A grudge is a worn, ugly, itchy sweater you can’t get rid of – because if you do, how will you stay warm? Nursing a grievance is part of human nature: At some point, almost everyone does it. Freeing yourself from a festering grudge that’s taken on a life of its own isn’t easy. But the relief and lightness you’ll feel are worth it. Below, therapists explain how grudges hurt you and outline steps for letting go.
The unfaithful partner, the uncaring parent, the ex-best friend who shunned you. The workplace bully, the criminal, even your younger self. You have a genuine grievance. Now what?
After a betrayal like infidelity, the urge to protect yourself from further hurt or pain is common, says Jeff Harris, program manager for the employee assistance program at the University of Southern California.
“We recognize that we’ve been hurt and are out of power and may be vulnerable,” says Harris, a licensed marriage, family and child counselor. “We don’t like that vulnerability, and that’s OK – that’s adaptive.” Hanging onto the hurt can be a “power bargaining chip” in a relationship, he says, one the injured partner can play at any time: “Don’t bring up your complaint about me – remember when?”
Continuing to keep a partner at arm’s length from mistrust prevents the relationship from becoming deeper and more satisfying, Harris says, even when a partner offers an apology and actively changes his or her behavior.
Sometimes, of course, that apology never comes. In the absence of hearing “I’m sorry,” or without any sense that the person who’s harmed you cares that you’ve suffered, it’s as if “scar tissue” forms, says Nancy Colier, a psychotherapist and interfaith minister in private practice in New York City.
“We can hold this out for others to see: ‘I was wronged, and I’m angry,’ as a way to get some kind of caring,” Colier says. “Rather than an authentic experience of caring, it becomes kind of sedimentized to our identity, as one who was wronged, ‘so therefore I’m deserving of kindness.'”
Grudges have a corrosive effect on your emotional and physical health. Being stuck in an angry, unforgiving state puts your body into fight-or-flight mode, explained Dr. Karen Swartz, a Johns Hopkins psychiatrist, in a July 2014 article on the healing power of forgiveness. Hormones that are released can raise your blood pressure and heart rate and put you on edge. And the negative, untrusting mindset you hold may spill into other relationships.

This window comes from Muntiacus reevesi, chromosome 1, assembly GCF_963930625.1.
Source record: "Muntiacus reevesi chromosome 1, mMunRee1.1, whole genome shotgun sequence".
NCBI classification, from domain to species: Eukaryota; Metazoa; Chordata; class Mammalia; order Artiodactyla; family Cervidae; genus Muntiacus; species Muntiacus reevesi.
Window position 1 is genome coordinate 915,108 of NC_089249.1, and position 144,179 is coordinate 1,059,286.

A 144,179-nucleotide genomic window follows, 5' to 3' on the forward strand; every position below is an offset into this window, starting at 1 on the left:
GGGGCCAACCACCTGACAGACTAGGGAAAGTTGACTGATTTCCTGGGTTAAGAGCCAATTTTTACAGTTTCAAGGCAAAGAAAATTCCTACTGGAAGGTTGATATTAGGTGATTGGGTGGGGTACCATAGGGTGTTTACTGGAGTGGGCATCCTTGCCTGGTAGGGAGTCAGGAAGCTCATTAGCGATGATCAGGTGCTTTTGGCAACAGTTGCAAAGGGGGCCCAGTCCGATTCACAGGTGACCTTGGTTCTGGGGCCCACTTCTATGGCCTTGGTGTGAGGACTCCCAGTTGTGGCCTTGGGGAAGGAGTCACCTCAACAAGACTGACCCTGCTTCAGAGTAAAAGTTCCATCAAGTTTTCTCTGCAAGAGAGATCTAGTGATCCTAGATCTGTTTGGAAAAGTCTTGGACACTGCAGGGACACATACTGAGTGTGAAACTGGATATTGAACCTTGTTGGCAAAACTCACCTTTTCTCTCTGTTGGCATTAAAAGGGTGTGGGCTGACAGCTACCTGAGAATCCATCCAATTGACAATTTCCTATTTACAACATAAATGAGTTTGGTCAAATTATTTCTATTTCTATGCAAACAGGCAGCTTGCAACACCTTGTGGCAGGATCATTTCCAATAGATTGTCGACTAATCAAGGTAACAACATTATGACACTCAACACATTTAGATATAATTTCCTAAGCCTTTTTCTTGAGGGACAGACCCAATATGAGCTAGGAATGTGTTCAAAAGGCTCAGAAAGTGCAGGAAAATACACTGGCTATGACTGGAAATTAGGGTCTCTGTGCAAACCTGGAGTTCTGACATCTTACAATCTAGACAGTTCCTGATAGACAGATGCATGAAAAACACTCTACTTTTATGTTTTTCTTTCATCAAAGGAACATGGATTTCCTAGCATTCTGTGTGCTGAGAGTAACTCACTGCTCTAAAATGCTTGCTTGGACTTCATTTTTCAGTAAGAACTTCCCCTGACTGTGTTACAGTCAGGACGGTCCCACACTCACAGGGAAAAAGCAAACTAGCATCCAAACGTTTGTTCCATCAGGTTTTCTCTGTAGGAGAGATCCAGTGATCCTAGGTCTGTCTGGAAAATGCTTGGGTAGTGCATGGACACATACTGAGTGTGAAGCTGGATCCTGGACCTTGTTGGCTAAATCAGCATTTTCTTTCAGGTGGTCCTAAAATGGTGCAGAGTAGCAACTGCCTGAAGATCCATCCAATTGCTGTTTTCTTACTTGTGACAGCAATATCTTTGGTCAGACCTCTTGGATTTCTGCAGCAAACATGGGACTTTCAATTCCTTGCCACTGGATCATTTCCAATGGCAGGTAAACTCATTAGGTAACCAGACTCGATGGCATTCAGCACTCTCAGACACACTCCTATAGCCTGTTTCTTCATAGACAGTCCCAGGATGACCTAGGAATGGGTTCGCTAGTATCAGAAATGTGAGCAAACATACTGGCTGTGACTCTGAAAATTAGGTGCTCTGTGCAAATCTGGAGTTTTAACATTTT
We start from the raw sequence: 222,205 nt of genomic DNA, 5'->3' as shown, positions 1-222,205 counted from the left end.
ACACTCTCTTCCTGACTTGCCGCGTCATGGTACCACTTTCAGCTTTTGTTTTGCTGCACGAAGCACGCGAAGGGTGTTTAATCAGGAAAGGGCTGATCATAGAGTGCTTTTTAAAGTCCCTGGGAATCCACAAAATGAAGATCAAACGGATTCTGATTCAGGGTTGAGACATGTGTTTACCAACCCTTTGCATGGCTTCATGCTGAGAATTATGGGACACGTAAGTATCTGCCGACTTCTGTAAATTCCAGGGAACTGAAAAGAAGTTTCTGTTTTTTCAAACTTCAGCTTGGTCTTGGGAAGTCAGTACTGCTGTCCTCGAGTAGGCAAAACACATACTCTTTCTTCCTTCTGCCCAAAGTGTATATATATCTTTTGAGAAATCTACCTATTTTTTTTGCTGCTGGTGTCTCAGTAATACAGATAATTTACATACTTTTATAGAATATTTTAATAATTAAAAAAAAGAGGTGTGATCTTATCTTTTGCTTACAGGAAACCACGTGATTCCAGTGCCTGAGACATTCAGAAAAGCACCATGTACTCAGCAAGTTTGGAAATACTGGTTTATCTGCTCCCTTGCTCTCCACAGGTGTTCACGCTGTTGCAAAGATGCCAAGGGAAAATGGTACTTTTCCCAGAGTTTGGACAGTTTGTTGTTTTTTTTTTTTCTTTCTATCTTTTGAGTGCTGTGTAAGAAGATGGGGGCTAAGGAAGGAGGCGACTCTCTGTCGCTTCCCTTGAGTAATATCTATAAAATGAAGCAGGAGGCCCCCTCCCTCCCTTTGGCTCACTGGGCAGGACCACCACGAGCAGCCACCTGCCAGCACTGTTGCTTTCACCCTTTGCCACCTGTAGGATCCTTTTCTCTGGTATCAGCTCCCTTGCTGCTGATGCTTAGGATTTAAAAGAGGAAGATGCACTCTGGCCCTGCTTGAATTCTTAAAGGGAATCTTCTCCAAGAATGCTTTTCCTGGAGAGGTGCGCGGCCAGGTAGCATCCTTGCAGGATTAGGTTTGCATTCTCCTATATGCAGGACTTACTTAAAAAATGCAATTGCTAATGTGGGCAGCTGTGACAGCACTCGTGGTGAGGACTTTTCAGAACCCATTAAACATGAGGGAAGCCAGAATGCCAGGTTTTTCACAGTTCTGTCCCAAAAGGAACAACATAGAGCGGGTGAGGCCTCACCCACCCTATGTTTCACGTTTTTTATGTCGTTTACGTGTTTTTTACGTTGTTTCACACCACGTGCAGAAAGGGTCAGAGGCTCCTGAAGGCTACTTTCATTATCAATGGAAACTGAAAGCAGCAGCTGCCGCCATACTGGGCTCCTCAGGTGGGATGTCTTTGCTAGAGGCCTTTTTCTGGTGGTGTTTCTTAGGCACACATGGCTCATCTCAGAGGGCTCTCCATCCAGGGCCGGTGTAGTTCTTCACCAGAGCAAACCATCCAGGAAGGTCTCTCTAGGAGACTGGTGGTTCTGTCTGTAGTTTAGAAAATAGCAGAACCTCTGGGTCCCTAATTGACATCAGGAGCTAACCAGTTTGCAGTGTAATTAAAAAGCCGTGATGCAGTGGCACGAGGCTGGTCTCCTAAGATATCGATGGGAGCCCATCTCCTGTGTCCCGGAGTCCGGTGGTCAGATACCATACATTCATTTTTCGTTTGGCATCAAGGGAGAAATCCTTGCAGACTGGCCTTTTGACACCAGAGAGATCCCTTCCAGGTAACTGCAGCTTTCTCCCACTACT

Steps for Letting Go
Grudges take time to grow, and getting rid of them is a process. You can follow these steps on your own, or a therapist can help you through.
Acknowledge the hurt. You were wronged, and that’s real. Describing what happened and how it made you feel is a start – whether you write it in a journal or in a letter you might never send to the person at the center of your grudge. Telling these truths can be “an incredibly powerful process, when you get them in the imaginary chair and express anger,” Colier says. And, Harris advises, “Give yourself credit for what you’ve done to try to cope with the original offense.”
Decide to forgive. Forgiving someone who hurt you is a gift you give to yourself. It doesn’t mean you have to forget the offense or reconcile. It’s not about getting the other person to act differently. It might even be forgiving yourself for something you’ve done or how you’ve behaved, along with trying to make amends.
Realize forgiving isn’t condoning. “Acceptance does not equal agreement,” Harris says. “People may have a well-practiced sense of justice and fairness, and even though they logically get it – that it’s going to be important for them to let go; that they can’t control something – they fear if they abandon the fight or release the anger, the perpetrator will believe that they won, or that the victim agrees with what was done.” What acceptance really means, he says, is, “I can’t go back and create a better version of the past.”